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lynx42 Rick Cove

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lynx42 Rick Cove last won the day on February 23 2019

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About lynx42 Rick Cove

  • Rank
    Warrant Officer 1st Class
  • Birthday 04/30/1948

Personal Information

  • Location
    Paynesville Australia
  • Interests
    Restoration and display of military items from Buttons to Bombs and vehicles.
  • Occupation
    Retired

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  1. I do not want to derail this great thread but try Googling '1922 Summit Car Company' or just look at the site:- https://graham64.wordpress.com/2015/10/29/1924-summit/. This is an inverted chassis showing the Fredrickson ACME suspension system.
  2. I was recently at the Australian National Vehicle Museum in Birdwood SA to study the ultra rare Summit car on display and noticed the good way to stop sticky fingers from removing the radiator caps and mascot from the cars. A fine stainless steel wire crimped around the cap/mascot and affixed under the bonnet. I thought it was a great idea. For interest sake, look up the 'Summit' car on the web. I have parts of one and there are only a very few left in existence world wide.
  3. Hi Roger, Thank you for all that. I can understand exactly where you are coming from re the costs involved. My 20/25hp has 'One Shot' lubrication which obviously hasn't worked for a long time and the shackles and bushes all have to be replaced. A big expensive job but so what, if I don't spend it my kids will, so I've taken up skiing. 'Spending the Kids Inheritance'. This is a photo of my car, GGP19, taken about 1968. It is known in Australian RR circles as 'The Safari Saloon' If I can get it back to that, I will be happy. Regards Rick.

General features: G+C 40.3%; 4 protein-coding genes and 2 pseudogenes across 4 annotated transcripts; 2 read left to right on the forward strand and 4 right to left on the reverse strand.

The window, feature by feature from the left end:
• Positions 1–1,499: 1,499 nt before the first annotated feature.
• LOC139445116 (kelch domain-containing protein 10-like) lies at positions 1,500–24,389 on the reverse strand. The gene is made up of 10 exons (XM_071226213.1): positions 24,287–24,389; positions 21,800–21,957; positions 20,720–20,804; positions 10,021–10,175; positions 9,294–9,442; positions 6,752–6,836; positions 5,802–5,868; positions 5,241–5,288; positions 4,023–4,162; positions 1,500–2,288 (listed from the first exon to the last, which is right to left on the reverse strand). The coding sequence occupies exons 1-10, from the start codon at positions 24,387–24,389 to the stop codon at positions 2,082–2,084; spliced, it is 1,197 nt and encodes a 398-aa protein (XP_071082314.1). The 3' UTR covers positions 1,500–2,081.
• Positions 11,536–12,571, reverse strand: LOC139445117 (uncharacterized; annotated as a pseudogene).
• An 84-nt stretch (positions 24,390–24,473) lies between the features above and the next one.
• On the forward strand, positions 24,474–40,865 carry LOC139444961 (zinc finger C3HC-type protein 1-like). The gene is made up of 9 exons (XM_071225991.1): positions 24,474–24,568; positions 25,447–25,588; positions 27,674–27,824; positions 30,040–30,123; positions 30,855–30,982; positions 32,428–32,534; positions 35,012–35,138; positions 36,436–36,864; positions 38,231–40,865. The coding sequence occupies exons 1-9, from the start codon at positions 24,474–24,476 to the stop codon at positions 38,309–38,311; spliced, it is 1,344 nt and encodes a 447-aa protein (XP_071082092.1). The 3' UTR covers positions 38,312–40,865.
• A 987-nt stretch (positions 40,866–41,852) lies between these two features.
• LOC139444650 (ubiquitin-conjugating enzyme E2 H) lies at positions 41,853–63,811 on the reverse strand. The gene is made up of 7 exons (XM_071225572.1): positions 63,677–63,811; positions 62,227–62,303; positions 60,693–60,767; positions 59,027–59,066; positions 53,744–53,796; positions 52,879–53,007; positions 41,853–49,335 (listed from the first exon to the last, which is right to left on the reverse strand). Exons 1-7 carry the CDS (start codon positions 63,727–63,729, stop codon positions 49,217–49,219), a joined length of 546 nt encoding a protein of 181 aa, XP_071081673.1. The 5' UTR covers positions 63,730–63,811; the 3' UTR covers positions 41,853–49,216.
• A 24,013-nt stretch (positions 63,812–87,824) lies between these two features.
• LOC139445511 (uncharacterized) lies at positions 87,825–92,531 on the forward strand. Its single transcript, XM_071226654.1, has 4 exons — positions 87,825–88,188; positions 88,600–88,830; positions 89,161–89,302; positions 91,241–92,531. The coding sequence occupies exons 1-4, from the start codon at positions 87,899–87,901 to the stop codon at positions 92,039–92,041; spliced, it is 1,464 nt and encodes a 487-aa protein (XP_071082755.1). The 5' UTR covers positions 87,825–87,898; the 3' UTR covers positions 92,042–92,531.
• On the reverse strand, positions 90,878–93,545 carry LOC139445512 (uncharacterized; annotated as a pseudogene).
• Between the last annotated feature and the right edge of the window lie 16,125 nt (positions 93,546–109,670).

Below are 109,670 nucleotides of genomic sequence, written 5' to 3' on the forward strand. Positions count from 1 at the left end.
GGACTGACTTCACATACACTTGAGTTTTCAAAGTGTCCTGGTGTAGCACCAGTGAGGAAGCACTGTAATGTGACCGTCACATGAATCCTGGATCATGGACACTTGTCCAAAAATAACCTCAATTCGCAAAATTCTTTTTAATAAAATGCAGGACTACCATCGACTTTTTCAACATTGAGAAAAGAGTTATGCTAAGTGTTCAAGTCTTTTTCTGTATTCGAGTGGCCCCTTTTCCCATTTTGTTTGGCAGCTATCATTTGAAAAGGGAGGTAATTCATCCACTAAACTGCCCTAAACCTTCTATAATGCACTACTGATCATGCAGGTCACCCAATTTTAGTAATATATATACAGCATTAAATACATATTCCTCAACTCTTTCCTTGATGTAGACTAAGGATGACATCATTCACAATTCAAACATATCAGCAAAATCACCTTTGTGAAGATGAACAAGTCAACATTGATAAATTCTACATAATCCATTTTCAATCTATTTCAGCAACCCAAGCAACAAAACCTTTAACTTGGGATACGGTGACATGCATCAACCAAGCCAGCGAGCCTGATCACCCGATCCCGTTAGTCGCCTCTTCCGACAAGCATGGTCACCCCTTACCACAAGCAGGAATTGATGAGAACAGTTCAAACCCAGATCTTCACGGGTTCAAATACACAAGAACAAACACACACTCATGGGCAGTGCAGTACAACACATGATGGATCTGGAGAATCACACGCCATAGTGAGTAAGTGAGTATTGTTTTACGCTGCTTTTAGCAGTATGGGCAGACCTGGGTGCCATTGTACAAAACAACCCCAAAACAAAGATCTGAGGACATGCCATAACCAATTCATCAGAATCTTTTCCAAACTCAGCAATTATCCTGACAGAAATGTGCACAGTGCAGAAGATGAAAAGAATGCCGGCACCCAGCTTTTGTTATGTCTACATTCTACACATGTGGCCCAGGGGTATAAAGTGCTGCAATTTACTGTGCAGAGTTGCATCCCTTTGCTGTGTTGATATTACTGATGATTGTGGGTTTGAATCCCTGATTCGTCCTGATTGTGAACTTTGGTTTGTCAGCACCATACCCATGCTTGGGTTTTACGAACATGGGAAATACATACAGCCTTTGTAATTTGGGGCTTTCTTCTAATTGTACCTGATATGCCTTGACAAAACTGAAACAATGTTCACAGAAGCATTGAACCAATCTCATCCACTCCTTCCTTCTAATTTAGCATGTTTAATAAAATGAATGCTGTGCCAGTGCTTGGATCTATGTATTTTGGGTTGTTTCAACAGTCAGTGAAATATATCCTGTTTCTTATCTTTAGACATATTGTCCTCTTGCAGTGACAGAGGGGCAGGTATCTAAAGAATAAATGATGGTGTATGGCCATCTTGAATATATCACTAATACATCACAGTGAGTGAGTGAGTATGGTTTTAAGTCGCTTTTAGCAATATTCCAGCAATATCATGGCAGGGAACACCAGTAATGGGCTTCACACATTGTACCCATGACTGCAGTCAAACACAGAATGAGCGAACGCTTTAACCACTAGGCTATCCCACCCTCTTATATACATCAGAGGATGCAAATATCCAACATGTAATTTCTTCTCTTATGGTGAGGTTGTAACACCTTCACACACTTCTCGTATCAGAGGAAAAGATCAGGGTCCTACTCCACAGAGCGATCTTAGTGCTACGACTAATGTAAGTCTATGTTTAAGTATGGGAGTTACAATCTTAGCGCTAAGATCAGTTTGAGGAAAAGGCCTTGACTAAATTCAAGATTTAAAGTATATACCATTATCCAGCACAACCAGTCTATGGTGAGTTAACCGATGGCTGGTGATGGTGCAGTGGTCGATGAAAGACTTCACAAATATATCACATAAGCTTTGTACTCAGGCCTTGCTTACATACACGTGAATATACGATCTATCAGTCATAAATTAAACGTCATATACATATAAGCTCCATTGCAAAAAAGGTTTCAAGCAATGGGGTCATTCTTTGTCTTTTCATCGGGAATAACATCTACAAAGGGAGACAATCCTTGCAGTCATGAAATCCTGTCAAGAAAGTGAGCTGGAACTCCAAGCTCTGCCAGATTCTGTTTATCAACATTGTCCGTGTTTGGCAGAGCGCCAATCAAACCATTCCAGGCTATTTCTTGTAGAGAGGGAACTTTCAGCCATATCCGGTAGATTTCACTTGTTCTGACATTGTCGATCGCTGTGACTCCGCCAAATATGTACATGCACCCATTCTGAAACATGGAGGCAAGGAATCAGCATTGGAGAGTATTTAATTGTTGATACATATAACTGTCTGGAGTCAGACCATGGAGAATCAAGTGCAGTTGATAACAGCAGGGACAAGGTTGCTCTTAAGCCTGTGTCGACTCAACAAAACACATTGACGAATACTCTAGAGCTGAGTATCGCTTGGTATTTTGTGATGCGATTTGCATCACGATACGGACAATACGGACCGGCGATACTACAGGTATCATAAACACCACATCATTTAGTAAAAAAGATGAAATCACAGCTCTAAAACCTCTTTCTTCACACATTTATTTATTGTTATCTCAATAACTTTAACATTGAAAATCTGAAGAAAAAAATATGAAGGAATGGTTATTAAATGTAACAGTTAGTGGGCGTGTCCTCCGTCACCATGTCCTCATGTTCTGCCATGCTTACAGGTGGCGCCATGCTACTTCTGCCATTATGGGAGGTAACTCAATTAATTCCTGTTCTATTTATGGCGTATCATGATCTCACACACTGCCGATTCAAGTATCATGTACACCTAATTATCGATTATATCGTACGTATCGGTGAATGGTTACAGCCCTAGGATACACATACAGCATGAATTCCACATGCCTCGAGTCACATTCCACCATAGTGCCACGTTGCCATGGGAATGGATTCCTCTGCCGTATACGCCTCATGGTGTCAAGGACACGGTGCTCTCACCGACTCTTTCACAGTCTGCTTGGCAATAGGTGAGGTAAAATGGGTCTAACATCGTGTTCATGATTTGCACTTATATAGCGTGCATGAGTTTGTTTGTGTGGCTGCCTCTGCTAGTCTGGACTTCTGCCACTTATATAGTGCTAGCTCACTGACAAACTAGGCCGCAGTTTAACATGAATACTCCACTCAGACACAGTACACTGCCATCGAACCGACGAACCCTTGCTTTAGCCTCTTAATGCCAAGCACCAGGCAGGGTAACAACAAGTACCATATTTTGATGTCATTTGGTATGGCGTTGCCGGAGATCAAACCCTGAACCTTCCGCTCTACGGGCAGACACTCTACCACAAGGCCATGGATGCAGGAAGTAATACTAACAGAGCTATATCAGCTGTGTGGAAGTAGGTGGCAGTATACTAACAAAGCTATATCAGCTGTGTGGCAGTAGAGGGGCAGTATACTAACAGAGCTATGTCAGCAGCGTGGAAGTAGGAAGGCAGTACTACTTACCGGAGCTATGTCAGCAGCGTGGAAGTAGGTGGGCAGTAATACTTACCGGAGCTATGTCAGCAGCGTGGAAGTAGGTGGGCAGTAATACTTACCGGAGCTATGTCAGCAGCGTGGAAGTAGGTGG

4. Sounds like a great project. There was a replica WWI RR Silver Ghost project here in Australia a few years ago but the bloke passed away and when the RR came up for auction, the wining bidder only took the rolling chassis and the scrappy got the complete replica body which went to China in the great scrap drive at the time. Do you have the correct Silver Ghost engine and running gear or are you going to use the what ever engine you have removed? I am restoring a 1929 20/25hp Rolls and I am lucky to have the complete rolling chassis with all matching numbers. This is the 20/25 chassis as it
  5. Looks like a late 1916 or a 1917 Albion A10. The early 1916 Albions never had the ALBION name in brass on the radiator, only the small oval brass badge fixed with 2 bolts. The 1917 used the radiator with ALBION cast into the top tank, Nice picture.
  6. Not much time left as ending November 4th 2020 is an auction for an unusual piece of equipment. FIELD GUN TRAILER, GRANT MOTOR CAR CO. 1918 https://bid.aumannauctions.com/lot-details/index/catalog/25520/lot/3772561?url=%2Fauctions%2Fcatalog%2Fid%2F25520%2F%3Fpage%3D2 Bid Online: Now - Nov 3rd, 4th & 5th 6pm Central Items Location: 16696 IA-64, Maquoketa, IA 52060 I hope the scrappy doesn't get it.
  7. You are doing a fantastic job but I notice that the Chassis Bars are slightly more agricultural than the ones on the the chassis of my 1929 20/25hp. Rolls-Royce which I finished wire brushing the outside of today.
  8. I'll repost the images as something other than a PDF shortly if you cannot view them.
  9. I have been following this interesting post and in the back of my mind I recalled something in one of the many many books in my library had something about a Riker. I remembered that it was in one of a series of books I purchased 20+ years ago so I had a look. This is what I found, it was not even listed in the index but searching for it gave me something else to do during the Covid19 lockdown we currently endure here in Victoria Australia. Volume 111 of a 6 volume set on page 434 of the general reference work "Automobile Engineering" dates 1922 had this drawing. I don't know if i
  10. 1923 is quite late for Rack and Pinion steering. The 1905 Rover had Rack and pinion steering. The Rover 6 was a small two-seater 6-horsepower car and only the second car model made by the British Rover car company. Announced in January 1905 a 6-horsepower car remained available from Rover until 1912. This new smaller car employed a conventional steel reinforced with fitch plates wooden chassis with half elliptic leaf springs front and rear supporting the car on rigid axles. The forward end of the springs are fixed rigidly to the chassis frame, the rear ends slide within brackets.[1]
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